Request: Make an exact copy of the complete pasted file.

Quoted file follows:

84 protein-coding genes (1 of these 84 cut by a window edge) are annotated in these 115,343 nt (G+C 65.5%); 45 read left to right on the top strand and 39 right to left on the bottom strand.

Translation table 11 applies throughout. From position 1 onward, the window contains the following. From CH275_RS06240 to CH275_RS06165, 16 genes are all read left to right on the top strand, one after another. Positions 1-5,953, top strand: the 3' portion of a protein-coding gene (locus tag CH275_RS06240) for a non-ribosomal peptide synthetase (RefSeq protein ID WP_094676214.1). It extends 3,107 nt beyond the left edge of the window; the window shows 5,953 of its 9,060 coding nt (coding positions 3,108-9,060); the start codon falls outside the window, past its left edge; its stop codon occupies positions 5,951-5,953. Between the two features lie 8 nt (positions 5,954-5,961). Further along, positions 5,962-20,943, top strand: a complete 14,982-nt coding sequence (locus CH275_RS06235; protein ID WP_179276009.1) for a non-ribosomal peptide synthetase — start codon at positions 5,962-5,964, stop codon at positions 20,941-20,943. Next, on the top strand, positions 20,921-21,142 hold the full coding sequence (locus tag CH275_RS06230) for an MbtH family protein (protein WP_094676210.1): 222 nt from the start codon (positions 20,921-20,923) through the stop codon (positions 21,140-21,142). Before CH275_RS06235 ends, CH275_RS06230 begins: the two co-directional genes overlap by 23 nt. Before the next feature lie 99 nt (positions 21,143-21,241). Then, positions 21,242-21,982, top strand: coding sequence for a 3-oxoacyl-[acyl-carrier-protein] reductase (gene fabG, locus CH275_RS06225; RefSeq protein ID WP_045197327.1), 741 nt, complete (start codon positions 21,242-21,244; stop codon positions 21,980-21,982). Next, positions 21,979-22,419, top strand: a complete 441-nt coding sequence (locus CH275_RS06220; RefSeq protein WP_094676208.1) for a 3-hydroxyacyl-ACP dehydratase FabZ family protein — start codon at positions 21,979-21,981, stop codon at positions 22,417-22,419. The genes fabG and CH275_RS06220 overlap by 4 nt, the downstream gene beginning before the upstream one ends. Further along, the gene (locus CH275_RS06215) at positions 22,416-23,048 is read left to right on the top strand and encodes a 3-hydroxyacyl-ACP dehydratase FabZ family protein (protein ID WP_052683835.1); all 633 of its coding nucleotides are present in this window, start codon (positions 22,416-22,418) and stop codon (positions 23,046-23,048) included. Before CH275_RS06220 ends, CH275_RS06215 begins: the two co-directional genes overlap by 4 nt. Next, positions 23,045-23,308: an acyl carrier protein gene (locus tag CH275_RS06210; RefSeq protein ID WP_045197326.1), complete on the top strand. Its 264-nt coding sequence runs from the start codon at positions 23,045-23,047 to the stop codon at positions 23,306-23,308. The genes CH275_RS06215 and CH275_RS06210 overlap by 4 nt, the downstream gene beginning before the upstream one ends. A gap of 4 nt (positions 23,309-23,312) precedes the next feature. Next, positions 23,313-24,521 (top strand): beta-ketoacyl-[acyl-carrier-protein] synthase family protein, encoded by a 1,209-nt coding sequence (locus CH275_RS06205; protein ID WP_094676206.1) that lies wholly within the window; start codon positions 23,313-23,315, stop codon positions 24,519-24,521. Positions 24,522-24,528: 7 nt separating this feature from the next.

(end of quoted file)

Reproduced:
84 protein-coding genes (1 of these 84 cut by a window edge) are annotated in these 115,343 nt (G+C 65.5%); 45 read left to right on the top strand and 39 right to left on the bottom strand.

Translation table 11 applies throughout. From position 1 onward, the window contains the following. From CH275_RS06240 to CH275_RS06165, 16 genes are all read left to right on the top strand, one after another. Positions 1-5,953, top strand: the 3' portion of a protein-coding gene (locus tag CH275_RS06240) for a non-ribosomal peptide synthetase (RefSeq protein ID WP_094676214.1). It extends 3,107 nt beyond the left edge of the window; the window shows 5,953 of its 9,060 coding nt (coding positions 3,108-9,060); the start codon falls outside the window, past its left edge; its stop codon occupies positions 5,951-5,953. Between the two features lie 8 nt (positions 5,954-5,961). Further along, positions 5,962-20,943, top strand: a complete 14,982-nt coding sequence (locus CH275_RS06235; protein ID WP_179276009.1) for a non-ribosomal peptide synthetase — start codon at positions 5,962-5,964, stop codon at positions 20,941-20,943. Next, on the top strand, positions 20,921-21,142 hold the full coding sequence (locus tag CH275_RS06230) for an MbtH family protein (protein WP_094676210.1): 222 nt from the start codon (positions 20,921-20,923) through the stop codon (positions 21,140-21,142). Before CH275_RS06235 ends, CH275_RS06230 begins: the two co-directional genes overlap by 23 nt. Before the next feature lie 99 nt (positions 21,143-21,241). Then, positions 21,242-21,982, top strand: coding sequence for a 3-oxoacyl-[acyl-carrier-protein] reductase (gene fabG, locus CH275_RS06225; RefSeq protein ID WP_045197327.1), 741 nt, complete (start codon positions 21,242-21,244; stop codon positions 21,980-21,982). Next, positions 21,979-22,419, top strand: a complete 441-nt coding sequence (locus CH275_RS06220; RefSeq protein WP_094676208.1) for a 3-hydroxyacyl-ACP dehydratase FabZ family protein — start codon at positions 21,979-21,981, stop codon at positions 22,417-22,419. The genes fabG and CH275_RS06220 overlap by 4 nt, the downstream gene beginning before the upstream one ends. Further along, the gene (locus CH275_RS06215) at positions 22,416-23,048 is read left to right on the top strand and encodes a 3-hydroxyacyl-ACP dehydratase FabZ family protein (protein ID WP_052683835.1); all 633 of its coding nucleotides are present in this window, start codon (positions 22,416-22,418) and stop codon (positions 23,046-23,048) included. Before CH275_RS06220 ends, CH275_RS06215 begins: the two co-directional genes overlap by 4 nt. Next, positions 23,045-23,308: an acyl carrier protein gene (locus tag CH275_RS06210; RefSeq protein ID WP_045197326.1), complete on the top strand. Its 264-nt coding sequence runs from the start codon at positions 23,045-23,047 to the stop codon at positions 23,306-23,308. The genes CH275_RS06215 and CH275_RS06210 overlap by 4 nt, the downstream gene beginning before the upstream one ends. A gap of 4 nt (positions 23,309-23,312) precedes the next feature. Next, positions 23,313-24,521 (top strand): beta-ketoacyl-[acyl-carrier-protein] synthase family protein, encoded by a 1,209-nt coding sequence (locus CH275_RS06205; protein ID WP_094676206.1) that lies wholly within the window; start codon positions 23,313-23,315, stop codon positions 24,519-24,521. Positions 24,522-24,528: 7 nt separating this feature from the next.